Navigation Links
Role of a key enzyme in reducing heart disease identified
Date:10/24/2007

Virginia Commonwealth University researchers have identified the role of a key enzyme called CEH in reducing heart disease, paving the way for new target therapies to reduce plaques in the arteries and perhaps in the future, help predict a patients susceptibility to heart disease.

Furthermore, unlike currently available therapies, which prevent or reduce the formation of new plaques, increasing CEH may also reduce existing plaques.

Heart disease results from the formation of plaques in the coronary artery, which supplies blood to the heart. Plaques form when monocytes, which are cells from the blood, enter the wall of the artery and consume large amounts of the bad cholesterol, or LDL. The monocytes then become artery-clogging foam cells. The only way for foam cells to get rid of their cholesterol is to make it available to HDL, or good cholesterol, for removal. A key enzyme present in the foam cells called cholesteryl ester hydrolase (CEH) regulates the amount of cholesterol that can be removed by HDL.

In this study, led by Shobha Ghosh, Ph.D., an associate professor of internal medicine, pulmonary division in the VCU School of Medicine, the team examined, for the first time, how cells in the artery wall make cholesterol available for removal by HDL. Using transgenic mice, which were fed a high fat and cholesterol-rich diet, the team was able to show that by increasing the removal of cholesterol from the artery clogging foam cells, the mice with the human gene for CEH developed significantly less heart disease.

Currently the emphasis for managing heart disease is on reducing the bad cholesterol or LDL in the circulation. Our study demonstrates that if you can increase the removal of cholesterol from the plaques, even without changing the LDL levels, there is still a significant reduction in the plaques, said Ghosh.

These findings not only change the current thinking of managing heart disease but also clearly open avenues for the development of new therapies. By identifying CEH as a new therapeutic target, we expect that in the future patients with heart disease will have more options to aggressively treat heart disease. In addition, by determining the levels of CEH in human blood cells, we hope to be able to predict susceptibility to heart disease in the future, she said.

According to Ghosh, the team focused their efforts on the examination of macrophage foam cells, which are responsible for storing large amounts of cholesterol and lead to the clogging of the arteries by forming plaques. The findings appear in the October print issue of the Journal of Clinical Investigation.

The team is actively exploring the mechanisms underlying CEH regulation and to determine how its activity can be increased in order to reduce heart disease.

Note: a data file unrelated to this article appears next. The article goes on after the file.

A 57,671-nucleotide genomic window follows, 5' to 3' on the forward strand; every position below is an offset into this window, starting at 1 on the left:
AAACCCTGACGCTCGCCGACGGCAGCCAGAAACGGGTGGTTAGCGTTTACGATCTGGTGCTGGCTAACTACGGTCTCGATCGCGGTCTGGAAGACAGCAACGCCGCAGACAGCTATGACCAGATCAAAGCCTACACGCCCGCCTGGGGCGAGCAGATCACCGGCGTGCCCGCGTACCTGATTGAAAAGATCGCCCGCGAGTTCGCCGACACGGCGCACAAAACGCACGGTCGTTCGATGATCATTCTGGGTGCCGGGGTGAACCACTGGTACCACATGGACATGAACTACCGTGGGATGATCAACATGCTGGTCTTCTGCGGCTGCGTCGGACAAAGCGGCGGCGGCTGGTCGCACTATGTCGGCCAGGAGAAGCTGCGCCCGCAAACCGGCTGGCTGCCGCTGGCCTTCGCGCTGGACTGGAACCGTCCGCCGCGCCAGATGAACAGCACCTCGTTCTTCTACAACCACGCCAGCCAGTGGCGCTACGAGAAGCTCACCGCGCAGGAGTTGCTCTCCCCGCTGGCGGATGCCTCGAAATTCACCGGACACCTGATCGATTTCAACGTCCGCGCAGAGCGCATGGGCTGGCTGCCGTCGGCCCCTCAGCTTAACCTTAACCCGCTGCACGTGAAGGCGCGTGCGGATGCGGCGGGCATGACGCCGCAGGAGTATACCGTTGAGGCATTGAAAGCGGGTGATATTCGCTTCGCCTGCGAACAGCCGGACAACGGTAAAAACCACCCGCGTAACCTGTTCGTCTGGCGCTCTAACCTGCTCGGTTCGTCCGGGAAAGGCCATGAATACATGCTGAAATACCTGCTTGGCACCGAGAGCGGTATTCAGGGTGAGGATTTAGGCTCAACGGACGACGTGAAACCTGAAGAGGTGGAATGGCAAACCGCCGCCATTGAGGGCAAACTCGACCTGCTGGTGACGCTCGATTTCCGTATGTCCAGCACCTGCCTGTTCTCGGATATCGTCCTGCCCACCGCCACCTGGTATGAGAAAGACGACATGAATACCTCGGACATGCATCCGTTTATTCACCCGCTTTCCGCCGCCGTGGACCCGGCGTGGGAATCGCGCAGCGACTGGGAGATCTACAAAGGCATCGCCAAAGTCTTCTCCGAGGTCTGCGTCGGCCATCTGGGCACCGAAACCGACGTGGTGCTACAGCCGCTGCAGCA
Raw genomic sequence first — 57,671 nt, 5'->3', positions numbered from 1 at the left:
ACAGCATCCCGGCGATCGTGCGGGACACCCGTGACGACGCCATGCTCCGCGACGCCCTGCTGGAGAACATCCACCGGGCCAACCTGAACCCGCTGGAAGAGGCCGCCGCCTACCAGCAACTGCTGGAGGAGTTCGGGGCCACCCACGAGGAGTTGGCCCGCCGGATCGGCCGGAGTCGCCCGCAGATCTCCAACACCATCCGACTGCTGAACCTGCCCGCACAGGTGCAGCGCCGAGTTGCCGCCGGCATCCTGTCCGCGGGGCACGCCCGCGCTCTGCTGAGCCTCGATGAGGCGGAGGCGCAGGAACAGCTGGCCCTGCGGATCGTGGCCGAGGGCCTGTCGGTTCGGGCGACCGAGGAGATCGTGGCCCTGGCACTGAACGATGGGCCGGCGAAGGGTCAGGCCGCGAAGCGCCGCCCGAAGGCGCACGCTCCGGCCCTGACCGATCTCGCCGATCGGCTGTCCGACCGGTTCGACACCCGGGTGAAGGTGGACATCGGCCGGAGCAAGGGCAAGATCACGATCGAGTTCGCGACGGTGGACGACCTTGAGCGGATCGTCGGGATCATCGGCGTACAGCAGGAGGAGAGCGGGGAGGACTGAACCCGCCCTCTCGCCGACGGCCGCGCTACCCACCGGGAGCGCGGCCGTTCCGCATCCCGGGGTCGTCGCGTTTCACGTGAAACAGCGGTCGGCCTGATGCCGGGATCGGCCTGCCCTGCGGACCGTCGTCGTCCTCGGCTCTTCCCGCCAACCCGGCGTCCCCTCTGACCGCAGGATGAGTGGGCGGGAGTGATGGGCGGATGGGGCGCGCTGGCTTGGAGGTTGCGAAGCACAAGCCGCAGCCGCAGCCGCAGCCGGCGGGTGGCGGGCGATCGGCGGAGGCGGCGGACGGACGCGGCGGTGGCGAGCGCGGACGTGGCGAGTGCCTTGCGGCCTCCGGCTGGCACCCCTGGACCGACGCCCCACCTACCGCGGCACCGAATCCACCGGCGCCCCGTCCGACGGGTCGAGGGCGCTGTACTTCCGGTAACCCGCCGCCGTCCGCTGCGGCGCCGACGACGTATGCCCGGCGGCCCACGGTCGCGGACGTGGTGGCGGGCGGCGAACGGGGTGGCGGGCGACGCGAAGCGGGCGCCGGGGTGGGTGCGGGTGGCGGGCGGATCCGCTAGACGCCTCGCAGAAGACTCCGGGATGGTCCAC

'/>"/>

Contact: Sathya Achia-Abraham
sbachia@vcu.edu
804-827-0890
Virginia Commonwealth University
Source:Eurekalert

Related medicine news :

1. Enzyme may be target for obesity drugs
2. Researchers trick Alzheimers Enzyme
3. Enzyme stimulates growth of adult stem cells
4. Enzyme may aid hold back disease
5. Coenzyme Q10 may reduce risk of Parkinsons disease
6. Enzyme help destroy cancer cell
7. Key enzyme protects against Alzheimers
8. Enzyme Associated with Memory
9. Enzyme Associated With Memory
10. Brain Enzyme Found To Regulate Weight
11. New Enzyme Identified For Arthritis
Post Your Comments:
*Name:
*Comment:
*Email:
(Date:10/13/2017)... ... 2017 , ... Lori R. Somekh, founder of the Law Office of ... elder law and special needs planning attorneys. “Membership in ElderCounsel helps our office remain ... to network with elder law attorneys nationwide,” said Somekh. , ElderCounsel ...
(Date:10/13/2017)... ... , ... Ellevate Network, the leading network for professional women, brought together some ... at their inaugural Summit in New York City in June. The event was livestreamed ... over 3 million. To watch the Mobilize Women video, click here . ...
(Date:10/13/2017)... ... October 13, 2017 , ... Coveros, a leader ... been awarded a contract by the Center for Medicare and Medicaid Services (CMS). ... the enterprise use of Agile methodologies in a consistent and high value manner ...
(Date:10/12/2017)... ... October 12, 2017 , ... ... sleep apnea using cutting-edge Oventus O2Vent technology. As many as 18 ... characterized by frequent cessation in breathing. Oral appliances can offer significant relief to ...
(Date:10/12/2017)... ... ... The American College of Medical Informatics (ACMI) will present the 2017 Morris F. ... AMIA’s Annual Symposium in Washington, D.C. AMIA’s Annual Symposium is taking place ... the field of medical informatics, this prestigious award is presented to an individual whose ...
Breaking Medicine News(10 mins):
(Date:9/23/2017)... , Sept. 22, 2017 Janssen Biotech, ... complete response letter from the U.S. Food and Drug ... approval of sirukumab for the treatment of moderately to ... indicates additional clinical data are needed to further evaluate ... to severely active RA. ...
(Date:9/19/2017)... 2017   ZirMed Inc ., a recognized leader in ... it has been ranked #1 by its users for the ... 2017 User Survey. ZirMed was recognized as the top-ranked end-to-end ... medical centers over 200 beds and holds one of the ... survey history. ...
(Date:9/12/2017)... 12, 2017   EcoVadis , the leading platform for environmental, social ... annual edition of its Global CSR Risk and Performance Index. The report ... based on Scorecard Ratings that analyzed nearly 800,000 data points across the ... ... ...
Breaking Medicine Technology: